The social activism dimension of the company first evidenced in 1986 when The Body Shop proposed an alliance with Greenpeace in the UK to save the whales. Roddick began launching other promotions tied to social causes, with much public and media interest. The Body Shop regularly featured posters on shop windows and sponsorship of local charity and community events. Over time, Roddick blossomed into a full-time critic of business in general and the cosmetic industry in particular, criticising what she considered the environmental insensitivity of the industry and traditional views of beauty, and aimed to change standard corporate practices Roddick said: "For me, campaigning and good business is also about putting forward solutions, not just opposing destructive practices or human rights abuses".
The Body Shop instituted pioneering social audits in the mid-1990s, and continues to support its values such as Community Trade, reflecting its avowed practice of trading with communities in need and giving them a fair price for natural ingredients or handcrafts they purchase from these often marginalised countries. The first Community Trade activity in 1987 was a footsie roller which was supplied by a small community in Southern India (today known as Teddy Exports) and still a key CT supplier. Since then, The Body Shop has found many trade partners in over 20 different countries that often are overlooked by the local as well as the global society.
Criticism has been made of the programme by fair trade activists. "The company's prominently displayed claims claim to pay fairer prices to the Third World poor but covered less than a fraction of 1 percent of its turnover", wrote Paul Vallely, the former chair of Traidcraft, in the obituary of Anita Roddick published in The Independent.
The Body Shop has campaigned to end animal testing in cosmetics since 1989 and its website shows the various public campaigns it has created since then. The company’s products are non-animal tested and are certified cruelty-free by Cruelty Free International’s Leaping Bunny. In October 2009, The Body Shop was awarded a 'Lifetime Achievement Award' by the RSPCA in Britain, in recognition of its uncompromised policy which ensures ingredients are not tested by its suppliers.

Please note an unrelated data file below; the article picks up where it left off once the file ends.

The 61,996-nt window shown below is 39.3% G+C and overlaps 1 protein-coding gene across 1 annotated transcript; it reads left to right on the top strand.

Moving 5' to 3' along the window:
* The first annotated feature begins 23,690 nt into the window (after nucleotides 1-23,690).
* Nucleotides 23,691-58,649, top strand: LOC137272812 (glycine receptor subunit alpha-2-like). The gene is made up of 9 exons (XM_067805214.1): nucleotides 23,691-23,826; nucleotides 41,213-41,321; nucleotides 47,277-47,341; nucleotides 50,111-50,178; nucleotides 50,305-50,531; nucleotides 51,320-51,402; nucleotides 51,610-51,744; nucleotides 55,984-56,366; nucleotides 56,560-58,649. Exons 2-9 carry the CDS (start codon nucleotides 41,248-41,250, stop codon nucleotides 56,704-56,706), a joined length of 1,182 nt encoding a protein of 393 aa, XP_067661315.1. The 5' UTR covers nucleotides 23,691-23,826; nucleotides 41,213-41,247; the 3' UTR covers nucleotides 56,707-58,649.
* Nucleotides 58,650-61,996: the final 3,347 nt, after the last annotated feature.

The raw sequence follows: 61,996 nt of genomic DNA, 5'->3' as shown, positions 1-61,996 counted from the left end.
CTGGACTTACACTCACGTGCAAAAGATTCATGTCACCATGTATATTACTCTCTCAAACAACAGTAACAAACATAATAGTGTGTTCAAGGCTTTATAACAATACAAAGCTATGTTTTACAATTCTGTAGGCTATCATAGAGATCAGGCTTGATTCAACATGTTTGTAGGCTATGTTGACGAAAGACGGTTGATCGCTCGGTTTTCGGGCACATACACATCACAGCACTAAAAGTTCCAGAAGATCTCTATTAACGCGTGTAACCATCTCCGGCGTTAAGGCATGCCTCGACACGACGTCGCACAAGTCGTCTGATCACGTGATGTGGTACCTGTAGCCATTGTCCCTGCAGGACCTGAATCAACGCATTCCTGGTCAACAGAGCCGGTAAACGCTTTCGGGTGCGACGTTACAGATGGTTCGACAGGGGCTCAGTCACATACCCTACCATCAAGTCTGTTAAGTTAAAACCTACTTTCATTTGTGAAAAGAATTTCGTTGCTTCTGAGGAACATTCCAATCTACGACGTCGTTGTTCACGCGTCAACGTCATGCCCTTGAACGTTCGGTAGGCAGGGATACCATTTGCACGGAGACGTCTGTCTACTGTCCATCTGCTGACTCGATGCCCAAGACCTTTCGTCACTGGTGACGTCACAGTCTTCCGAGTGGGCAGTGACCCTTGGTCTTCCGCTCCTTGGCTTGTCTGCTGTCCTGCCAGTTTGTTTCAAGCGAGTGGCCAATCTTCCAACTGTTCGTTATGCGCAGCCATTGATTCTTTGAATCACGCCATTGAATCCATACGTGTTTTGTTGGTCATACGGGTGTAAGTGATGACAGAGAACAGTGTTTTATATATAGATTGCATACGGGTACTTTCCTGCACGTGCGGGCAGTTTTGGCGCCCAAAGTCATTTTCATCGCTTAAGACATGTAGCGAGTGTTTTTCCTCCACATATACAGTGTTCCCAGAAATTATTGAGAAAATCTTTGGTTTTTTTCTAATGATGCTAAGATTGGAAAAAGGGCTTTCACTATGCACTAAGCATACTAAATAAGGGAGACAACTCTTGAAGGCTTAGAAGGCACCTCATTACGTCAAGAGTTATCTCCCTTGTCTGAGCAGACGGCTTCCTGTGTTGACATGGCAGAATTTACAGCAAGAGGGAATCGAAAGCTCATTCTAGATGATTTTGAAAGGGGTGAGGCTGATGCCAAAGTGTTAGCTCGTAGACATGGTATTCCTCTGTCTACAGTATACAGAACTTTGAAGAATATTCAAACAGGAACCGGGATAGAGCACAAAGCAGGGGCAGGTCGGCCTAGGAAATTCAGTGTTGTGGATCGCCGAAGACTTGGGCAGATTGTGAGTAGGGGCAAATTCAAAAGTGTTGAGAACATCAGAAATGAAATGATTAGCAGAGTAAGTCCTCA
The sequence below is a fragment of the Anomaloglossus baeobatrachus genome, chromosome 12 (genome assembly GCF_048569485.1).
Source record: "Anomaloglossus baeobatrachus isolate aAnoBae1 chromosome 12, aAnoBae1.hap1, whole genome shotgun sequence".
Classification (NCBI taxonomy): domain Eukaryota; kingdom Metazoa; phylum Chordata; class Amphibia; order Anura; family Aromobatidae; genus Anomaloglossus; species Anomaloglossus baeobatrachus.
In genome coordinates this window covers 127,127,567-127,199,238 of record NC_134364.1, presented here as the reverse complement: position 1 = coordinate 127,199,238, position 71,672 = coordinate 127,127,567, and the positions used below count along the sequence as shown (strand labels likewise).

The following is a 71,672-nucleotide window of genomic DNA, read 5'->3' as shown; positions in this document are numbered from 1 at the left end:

By 1991, The Body Shop's "Trade Not Aid" initiative with the objective of "creating trade to help people in the Third World utilise their resources to meet their own needs" had started a paper factory in Nepal employing 37 people producing bags, notebooks and scented drawer liners. Another initiative was a 33,000 square foot (3,000 square metre) soap factory in the depressed Glasgow suburb of Easterhouse, whose payroll included 100 residents.
Sometimes considered anti-capitalist or against globalisation, The Body Shop philosophy is in favour of international marketplaces. The chain uses its influence and profits for programmes such as Community Trade, aimed at enacting fair labour practices, safe working environments and pay equality. According to The Body Shop, 95% of the company's products contain community traded ingredients by 2016.
In October 2009, The Body Shop invited employees, including a store manager from the UK to visit a supplier and see the benefits that the Community Trade programme has brought to a community in India.
The Body Shop does not export its products to China, because cosmetics sold there have to be tested on animals, according to Roddick. However, The Body Shop has always sourced many of its baskets and other non cosmetic supplies from China.
The Body Shop has undertaken periodic independent social audits of its activities.
The Roddicks founded The Body Shop Foundation in 1990, which supports innovative global projects working in the areas of human and civil rights and environmental and animal protection. It is The Body Shop International Plc's charitable trust funded by annual donations from the company and through various fundraising initiatives. The Body Shop Foundation was formed to consolidate all the charitable donations made by the company. To date, The Body Shop Foundation has donated over £24 million sterling in grants. The Foundation regularly gives gift-in-kind support to various projects and organisations such as Children On The Edge (COTE). Approximately 65% of the grants that the company funds come to nominations from the staff, consultants or franchisers attached to the company from all over the world.
The Body Shop carries a wide range of products for the body, face, hair and home. The Body Shop claims its products are "inspired by nature" and they feature ingredients such as marula oil and sesame seed oil sourced through the Community Trade program.
In 2010, The Body Shop produced its first ECOCERT certified organic skincare line, Nutriganics. Following the launch of Nutriganics, The Body Shop reformulated their hair line to contain no colourants (Rainforest Hair Care), and produced a new line of deodorants that contain no aluminium salts, and use volcanic minerals as a substitute.